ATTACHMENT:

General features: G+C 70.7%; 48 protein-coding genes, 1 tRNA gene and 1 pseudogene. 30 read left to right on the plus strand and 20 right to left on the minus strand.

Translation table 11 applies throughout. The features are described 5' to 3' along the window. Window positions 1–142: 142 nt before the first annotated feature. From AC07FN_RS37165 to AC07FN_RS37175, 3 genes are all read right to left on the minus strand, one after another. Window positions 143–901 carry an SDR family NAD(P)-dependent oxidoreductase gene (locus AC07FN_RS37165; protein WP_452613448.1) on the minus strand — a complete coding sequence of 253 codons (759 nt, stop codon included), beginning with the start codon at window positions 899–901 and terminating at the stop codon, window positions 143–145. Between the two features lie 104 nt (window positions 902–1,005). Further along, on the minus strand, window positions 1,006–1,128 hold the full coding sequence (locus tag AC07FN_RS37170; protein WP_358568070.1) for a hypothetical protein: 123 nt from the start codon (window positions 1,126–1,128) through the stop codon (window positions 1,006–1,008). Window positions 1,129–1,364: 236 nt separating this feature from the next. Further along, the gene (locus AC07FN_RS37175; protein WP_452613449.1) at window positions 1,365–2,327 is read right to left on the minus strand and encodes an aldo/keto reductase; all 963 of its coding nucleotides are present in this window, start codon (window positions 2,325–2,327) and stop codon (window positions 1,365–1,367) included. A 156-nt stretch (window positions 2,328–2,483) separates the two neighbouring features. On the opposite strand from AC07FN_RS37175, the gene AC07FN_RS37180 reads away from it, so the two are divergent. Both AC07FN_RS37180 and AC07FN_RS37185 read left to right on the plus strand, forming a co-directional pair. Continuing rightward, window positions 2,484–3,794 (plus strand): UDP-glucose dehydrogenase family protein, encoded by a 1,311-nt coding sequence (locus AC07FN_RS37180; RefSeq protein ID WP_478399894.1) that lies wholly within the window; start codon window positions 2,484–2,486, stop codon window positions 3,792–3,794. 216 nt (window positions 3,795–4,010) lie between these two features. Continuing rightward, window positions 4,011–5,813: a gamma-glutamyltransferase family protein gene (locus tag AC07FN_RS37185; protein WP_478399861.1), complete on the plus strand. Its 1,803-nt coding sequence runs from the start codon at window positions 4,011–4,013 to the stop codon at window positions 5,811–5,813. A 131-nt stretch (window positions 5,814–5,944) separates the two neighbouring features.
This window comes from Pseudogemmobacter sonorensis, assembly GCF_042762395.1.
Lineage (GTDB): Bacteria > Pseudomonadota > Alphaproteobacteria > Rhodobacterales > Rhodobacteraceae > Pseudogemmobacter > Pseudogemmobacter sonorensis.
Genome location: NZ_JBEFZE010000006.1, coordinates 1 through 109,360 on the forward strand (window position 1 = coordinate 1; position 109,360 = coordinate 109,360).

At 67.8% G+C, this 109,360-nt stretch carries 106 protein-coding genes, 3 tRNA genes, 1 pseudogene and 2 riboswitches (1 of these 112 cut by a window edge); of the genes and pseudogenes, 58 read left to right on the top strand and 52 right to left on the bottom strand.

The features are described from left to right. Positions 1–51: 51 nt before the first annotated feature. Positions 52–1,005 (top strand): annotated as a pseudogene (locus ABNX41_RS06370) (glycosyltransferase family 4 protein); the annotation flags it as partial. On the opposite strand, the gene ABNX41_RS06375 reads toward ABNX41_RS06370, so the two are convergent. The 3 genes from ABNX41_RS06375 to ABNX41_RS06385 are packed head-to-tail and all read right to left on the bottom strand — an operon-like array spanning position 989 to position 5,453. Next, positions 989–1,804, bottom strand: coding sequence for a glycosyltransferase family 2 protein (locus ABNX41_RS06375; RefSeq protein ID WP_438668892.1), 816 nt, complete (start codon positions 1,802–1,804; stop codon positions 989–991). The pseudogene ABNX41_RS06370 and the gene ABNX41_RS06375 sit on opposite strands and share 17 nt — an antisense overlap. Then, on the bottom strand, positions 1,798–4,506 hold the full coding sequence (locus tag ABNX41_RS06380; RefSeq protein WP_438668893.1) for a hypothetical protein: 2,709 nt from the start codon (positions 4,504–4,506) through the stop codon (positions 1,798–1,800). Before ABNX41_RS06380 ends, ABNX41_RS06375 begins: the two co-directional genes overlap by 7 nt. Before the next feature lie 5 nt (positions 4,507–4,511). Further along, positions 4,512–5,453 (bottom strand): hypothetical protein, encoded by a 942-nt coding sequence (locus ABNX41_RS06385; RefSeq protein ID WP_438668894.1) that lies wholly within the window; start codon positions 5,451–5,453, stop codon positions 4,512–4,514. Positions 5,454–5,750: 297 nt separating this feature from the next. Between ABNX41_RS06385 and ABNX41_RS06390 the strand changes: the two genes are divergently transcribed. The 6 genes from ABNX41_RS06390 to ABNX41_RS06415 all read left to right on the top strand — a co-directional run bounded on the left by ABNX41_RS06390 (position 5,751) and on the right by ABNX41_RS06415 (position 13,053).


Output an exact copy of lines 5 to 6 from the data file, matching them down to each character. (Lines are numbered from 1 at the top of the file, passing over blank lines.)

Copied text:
Genome location: NZ_JBEFZE010000006.1, coordinates 1 through 109,360 on the forward strand (window position 1 = coordinate 1; position 109,360 = coordinate 109,360).

At 67.8% G+C, this 109,360-nt stretch carries 106 protein-coding genes, 3 tRNA genes, 1 pseudogene and 2 riboswitches (1 of these 112 cut by a window edge); of the genes and pseudogenes, 58 read left to right on the top strand and 52 right to left on the bottom strand.